Safety and Efficacy Study of the Xoft® Axxent® eBx™ IORT System
The purpose of this trial is to assess the safety and efficacy of the Xoft Axxent eBx System when used for single-fraction IORT in early stage breast cancer. Hypothesis: IORT using the Xoft Axxent eBx System is no worse (non-inferior) than whole breast irradiation (WBI) when used as stand-alone radiation treatment in breast conserving therapy in women with early stage breast cancer.
Invasive Ductal Carcinoma
Ductal Carcinoma in Situ
Radiation: Intra-operative Radiation Therapy - IORT
|Study Design:||Endpoint Classification: Safety/Efficacy Study
Intervention Model: Single Group Assignment
Masking: Open Label
Primary Purpose: Treatment
|Official Title:||A Safety and Efficacy Study of Intra-Operative Radiation Therapy (IORT) Using the Xoft® Axxent® eBx™ System at the Time of Breast Conservation Surgery for Early Stage Breast Cancer|
- Assess the rate of ipsilateral breast tumor recurrence (IBTR) [ Time Frame: Change from baseline reported at 5 and 10 years ] [ Designated as safety issue: No ]IBTR is defined as biopsy-proven reappearance of cancer in the treated breast. IBTR will be assessed at Month 6, Month 12, Month 18, Year 2, and then annually through ten (10) year follow-up. A non-inferiority comparison to whole breast irradiation will be made at 5 and 10 years.
- Assess the rate of regional breast tumor recurrence (RBTR) [ Time Frame: Report at 5 and 10 yrs ] [ Designated as safety issue: No ]Regional breast tumor recurrence is defined as biopsy-proven reappearance of cancer in the axilla. Regional recurrence will be assessed at Month 6, Month 12, Month 18, Year 2, and then annually through ten (10) year follow-up. Regional recurrence rates will be compared to the historical control of WBI at 5 and 10 years.
- Disease Free Survival Rate (DFSR) and Overall Survival rate [ Time Frame: Report at 5 and 10 years ] [ Designated as safety issue: No ]Disease free survival (DFS) is defined as the length of time from IORT to any first recurrence. The incidence of disease free survival will be assessed at Month 1, Month 6, Month 12, Month 18, Year 2, and then annually through ten (10) year follow-up. DFS will be compared to the historical control at 5 and 10 years.
- Cosmetic Outcome [ Time Frame: Report at 5 and 10 yrs ] [ Designated as safety issue: No ]Cosmetic outcome will be recorded at baseline, Month 12, Month 18, Year 2, and then annually through ten (10) year follow-up. a. Physician evaluation will be done using the Harvard Scale.
- Quality of Life (QOL) [ Time Frame: Reported at 5 and 10 yrs ] [ Designated as safety issue: No ]Quality of Life will be assessed at baseline and at each follow-up visit: Month 1, Month 6, Month 12, Month 18, Year 2, and then annually through ten (10) year follow-up. QOL will be measured using the FACT-B self-reporting questionnaires.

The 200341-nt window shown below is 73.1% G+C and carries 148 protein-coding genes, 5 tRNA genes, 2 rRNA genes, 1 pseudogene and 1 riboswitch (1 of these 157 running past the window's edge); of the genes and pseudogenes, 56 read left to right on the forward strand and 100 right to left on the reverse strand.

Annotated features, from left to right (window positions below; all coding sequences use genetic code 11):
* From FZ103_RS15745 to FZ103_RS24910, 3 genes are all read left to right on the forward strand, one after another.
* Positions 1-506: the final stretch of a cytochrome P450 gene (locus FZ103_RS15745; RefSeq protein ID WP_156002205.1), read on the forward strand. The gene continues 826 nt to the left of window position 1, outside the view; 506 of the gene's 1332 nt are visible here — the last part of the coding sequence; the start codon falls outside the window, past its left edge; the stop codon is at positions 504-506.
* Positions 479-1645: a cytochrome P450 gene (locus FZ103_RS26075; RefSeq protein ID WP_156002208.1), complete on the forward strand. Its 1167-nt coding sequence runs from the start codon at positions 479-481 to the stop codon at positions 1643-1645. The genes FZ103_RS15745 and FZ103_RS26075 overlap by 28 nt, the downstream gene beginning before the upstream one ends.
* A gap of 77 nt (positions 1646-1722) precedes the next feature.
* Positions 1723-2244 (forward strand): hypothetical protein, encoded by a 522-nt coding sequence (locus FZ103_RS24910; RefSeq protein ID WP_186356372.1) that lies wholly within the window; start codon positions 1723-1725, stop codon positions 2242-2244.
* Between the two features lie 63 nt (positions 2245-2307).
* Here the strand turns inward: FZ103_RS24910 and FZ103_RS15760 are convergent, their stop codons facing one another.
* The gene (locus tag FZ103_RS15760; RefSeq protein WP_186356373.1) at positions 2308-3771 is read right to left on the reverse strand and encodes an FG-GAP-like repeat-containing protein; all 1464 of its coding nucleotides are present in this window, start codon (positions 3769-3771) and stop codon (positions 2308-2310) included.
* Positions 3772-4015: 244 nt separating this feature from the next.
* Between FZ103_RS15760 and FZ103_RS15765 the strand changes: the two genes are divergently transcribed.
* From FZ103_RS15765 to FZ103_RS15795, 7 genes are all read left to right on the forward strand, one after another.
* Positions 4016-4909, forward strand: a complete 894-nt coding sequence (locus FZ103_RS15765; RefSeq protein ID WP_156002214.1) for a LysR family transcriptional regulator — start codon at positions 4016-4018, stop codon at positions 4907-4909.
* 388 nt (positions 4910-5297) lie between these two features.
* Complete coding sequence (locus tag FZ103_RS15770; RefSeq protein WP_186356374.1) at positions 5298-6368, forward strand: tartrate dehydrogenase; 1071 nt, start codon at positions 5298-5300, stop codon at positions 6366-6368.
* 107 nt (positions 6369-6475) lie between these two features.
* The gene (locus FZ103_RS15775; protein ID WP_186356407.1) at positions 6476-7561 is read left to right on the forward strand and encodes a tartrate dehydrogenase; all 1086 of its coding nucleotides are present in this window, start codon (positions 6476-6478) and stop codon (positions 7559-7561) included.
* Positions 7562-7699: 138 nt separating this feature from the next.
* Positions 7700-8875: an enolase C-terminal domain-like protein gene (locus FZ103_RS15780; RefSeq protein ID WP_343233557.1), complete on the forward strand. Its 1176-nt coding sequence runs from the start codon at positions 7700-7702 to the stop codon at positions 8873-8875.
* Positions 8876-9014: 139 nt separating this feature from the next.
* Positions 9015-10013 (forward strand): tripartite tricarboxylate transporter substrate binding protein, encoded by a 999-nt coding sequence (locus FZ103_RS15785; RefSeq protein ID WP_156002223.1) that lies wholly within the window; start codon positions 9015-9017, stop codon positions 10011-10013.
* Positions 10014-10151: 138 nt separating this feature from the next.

- Assess the safety of single fraction IORT at the time of breast conserving surgery for early stage breast cancer [ Time Frame: On-going monitoring, report at 5 and 10 years ] [ Designated as safety issue: Yes ]The rates and severity of Adverse Events (AEs), Adverse Device Effects (ADEs), and Unanticipated Adverse Device Effects (UADEs) during and following IORT will be assessed at each follow-up visit. Safety events will be compared to the historical control of WBI at 5 and 10 years. Each event will be classified according to the following: Device Related, Procedure Related or Radiation Related.
|Study Start Date:||May 2012|
|Estimated Study Completion Date:||December 2024|
|Estimated Primary Completion Date:||May 2024 (Final data collection date for primary outcome measure)|
Experimental: Intra-operative Radiation Therapy - IORT
Intra-operative Radiation Therapy
Radiation: Intra-operative Radiation Therapy - IORT
Single dose of 20 Gy
Other Name: Electronic Brachytherapy
The rationale for IORT as the sole radiation therapy is:
Favorable preliminary results in feasibility, safety and efficacy outcomes: Accelerated Partial Breast Irradiation (APBI) is an accepted alternative to whole breast irradiation following breast-conserving surgery for early stage breast cancer. Intra-Operative Radiation Therapy (IORT) is a form of APBI that allows radiation to be delivered directly to the open tumor bed following Breast Conservation Surgery (BCS). After 4 years of follow-up, IORT has shown equivalent disease control rates as whole breast irradiation.
Direct and timely radiation to the tumor bed: Radiation is delivered at to the target tissue (adjacent to the resection margins at the time of lumpectomy). It avoids treatment delays and eliminates weeks or months of post-surgical radiation therapy during which residual cancer cells might proliferate. An in vitro study showed that un-irradiated wound fluid stimulated the growth of breast cancer cells while irradiated wound fluid did not. Each month of delay in radiation treatment is associated with a 1% increase in the recurrence rate. Huang, et al., found a 5.8% recurrence rate in patients who received WBRT within 8 weeks of BCS compared with a 9.1% recurrence rate in patients who started radiotherapy 9-16 weeks after BCS.